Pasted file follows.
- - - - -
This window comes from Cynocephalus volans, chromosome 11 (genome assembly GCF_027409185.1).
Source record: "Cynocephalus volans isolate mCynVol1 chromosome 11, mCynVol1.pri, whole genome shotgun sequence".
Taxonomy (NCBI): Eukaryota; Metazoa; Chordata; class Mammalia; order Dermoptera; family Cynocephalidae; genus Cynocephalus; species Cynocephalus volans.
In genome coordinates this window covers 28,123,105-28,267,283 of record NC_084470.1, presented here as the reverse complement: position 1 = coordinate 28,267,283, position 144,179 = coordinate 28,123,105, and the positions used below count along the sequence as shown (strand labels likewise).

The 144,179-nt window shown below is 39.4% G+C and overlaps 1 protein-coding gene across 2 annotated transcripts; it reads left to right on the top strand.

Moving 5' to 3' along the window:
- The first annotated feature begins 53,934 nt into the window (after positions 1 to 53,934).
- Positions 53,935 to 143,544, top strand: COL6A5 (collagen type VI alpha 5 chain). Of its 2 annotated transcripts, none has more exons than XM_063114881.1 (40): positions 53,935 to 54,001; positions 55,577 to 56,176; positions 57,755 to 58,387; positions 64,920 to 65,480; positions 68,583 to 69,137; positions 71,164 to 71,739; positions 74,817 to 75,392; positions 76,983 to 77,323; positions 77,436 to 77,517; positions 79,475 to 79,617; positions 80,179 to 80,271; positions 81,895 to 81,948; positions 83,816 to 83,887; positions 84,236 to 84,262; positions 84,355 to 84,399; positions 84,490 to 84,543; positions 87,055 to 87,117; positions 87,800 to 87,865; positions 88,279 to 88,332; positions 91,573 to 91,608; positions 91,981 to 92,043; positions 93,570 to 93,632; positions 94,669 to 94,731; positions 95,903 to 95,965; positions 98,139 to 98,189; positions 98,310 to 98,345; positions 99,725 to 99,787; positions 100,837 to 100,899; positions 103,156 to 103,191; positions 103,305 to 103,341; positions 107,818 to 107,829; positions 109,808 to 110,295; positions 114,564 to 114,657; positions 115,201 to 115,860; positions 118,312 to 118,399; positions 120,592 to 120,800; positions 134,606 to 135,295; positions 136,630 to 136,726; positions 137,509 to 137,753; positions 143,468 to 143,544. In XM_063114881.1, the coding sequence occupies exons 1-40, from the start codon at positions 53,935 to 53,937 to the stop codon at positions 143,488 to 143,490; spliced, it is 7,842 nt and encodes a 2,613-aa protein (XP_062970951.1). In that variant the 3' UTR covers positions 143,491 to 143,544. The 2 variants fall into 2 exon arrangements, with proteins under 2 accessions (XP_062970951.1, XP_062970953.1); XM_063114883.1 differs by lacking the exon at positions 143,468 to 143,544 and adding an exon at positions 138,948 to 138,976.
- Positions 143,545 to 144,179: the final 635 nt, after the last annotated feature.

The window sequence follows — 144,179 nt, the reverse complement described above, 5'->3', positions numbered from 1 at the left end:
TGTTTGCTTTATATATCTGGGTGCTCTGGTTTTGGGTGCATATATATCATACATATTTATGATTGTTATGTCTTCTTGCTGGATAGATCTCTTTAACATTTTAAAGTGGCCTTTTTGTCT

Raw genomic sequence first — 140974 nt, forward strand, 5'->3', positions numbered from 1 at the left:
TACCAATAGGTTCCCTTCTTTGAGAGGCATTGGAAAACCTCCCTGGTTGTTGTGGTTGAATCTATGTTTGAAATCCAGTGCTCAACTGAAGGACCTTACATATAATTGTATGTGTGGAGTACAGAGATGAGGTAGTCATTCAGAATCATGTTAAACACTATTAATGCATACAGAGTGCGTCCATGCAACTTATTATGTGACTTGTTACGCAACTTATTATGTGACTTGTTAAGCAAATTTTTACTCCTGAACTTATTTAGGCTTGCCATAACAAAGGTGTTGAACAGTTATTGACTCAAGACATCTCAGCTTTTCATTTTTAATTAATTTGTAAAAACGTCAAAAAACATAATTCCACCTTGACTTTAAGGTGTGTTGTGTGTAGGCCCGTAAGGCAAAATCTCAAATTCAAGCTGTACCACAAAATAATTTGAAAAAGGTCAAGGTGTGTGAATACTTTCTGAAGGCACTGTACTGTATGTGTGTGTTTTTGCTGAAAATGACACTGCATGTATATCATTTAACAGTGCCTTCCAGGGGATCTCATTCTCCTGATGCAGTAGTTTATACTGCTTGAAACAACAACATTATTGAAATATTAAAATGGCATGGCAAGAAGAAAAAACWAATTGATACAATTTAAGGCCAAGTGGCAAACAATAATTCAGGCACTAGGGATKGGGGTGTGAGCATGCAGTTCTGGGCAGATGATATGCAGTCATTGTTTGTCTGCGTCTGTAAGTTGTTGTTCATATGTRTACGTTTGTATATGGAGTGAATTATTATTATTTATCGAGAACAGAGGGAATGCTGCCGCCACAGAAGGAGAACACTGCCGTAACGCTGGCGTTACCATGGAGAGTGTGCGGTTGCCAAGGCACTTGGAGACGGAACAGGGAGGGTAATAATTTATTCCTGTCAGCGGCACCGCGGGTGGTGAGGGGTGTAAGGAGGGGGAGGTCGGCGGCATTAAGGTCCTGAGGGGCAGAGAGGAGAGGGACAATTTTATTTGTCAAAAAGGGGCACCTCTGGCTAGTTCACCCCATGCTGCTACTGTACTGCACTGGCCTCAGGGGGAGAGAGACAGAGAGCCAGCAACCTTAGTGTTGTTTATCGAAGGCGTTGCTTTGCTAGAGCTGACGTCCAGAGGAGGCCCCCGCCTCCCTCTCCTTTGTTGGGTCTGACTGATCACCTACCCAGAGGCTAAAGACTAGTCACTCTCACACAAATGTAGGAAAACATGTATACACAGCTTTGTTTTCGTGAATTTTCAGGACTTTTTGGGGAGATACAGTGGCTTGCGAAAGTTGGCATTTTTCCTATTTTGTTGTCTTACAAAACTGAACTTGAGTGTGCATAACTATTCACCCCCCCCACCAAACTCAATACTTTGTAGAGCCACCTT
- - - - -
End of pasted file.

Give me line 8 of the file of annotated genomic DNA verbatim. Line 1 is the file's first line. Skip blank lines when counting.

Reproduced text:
- Positions 53,935 to 143,544, top strand: COL6A5 (collagen type VI alpha 5 chain). Of its 2 annotated transcripts, none has more exons than XM_063114881.1 (40): positions 53,935 to 54,001; positions 55,577 to 56,176; positions 57,755 to 58,387; positions 64,920 to 65,480; positions 68,583 to 69,137; positions 71,164 to 71,739; positions 74,817 to 75,392; positions 76,983 to 77,323; positions 77,436 to 77,517; positions 79,475 to 79,617; positions 80,179 to 80,271; positions 81,895 to 81,948; positions 83,816 to 83,887; positions 84,236 to 84,262; positions 84,355 to 84,399; positions 84,490 to 84,543; positions 87,055 to 87,117; positions 87,800 to 87,865; positions 88,279 to 88,332; positions 91,573 to 91,608; positions 91,981 to 92,043; positions 93,570 to 93,632; positions 94,669 to 94,731; positions 95,903 to 95,965; positions 98,139 to 98,189; positions 98,310 to 98,345; positions 99,725 to 99,787; positions 100,837 to 100,899; positions 103,156 to 103,191; positions 103,305 to 103,341; positions 107,818 to 107,829; positions 109,808 to 110,295; positions 114,564 to 114,657; positions 115,201 to 115,860; positions 118,312 to 118,399; positions 120,592 to 120,800; positions 134,606 to 135,295; positions 136,630 to 136,726; positions 137,509 to 137,753; positions 143,468 to 143,544. In XM_063114881.1, the coding sequence occupies exons 1-40, from the start codon at positions 53,935 to 53,937 to the stop codon at positions 143,488 to 143,490; spliced, it is 7,842 nt and encodes a 2,613-aa protein (XP_062970951.1). In that variant the 3' UTR covers positions 143,491 to 143,544. The 2 variants fall into 2 exon arrangements, with proteins under 2 accessions (XP_062970951.1, XP_062970953.1); XM_063114883.1 differs by lacking the exon at positions 143,468 to 143,544 and adding an exon at positions 138,948 to 138,976.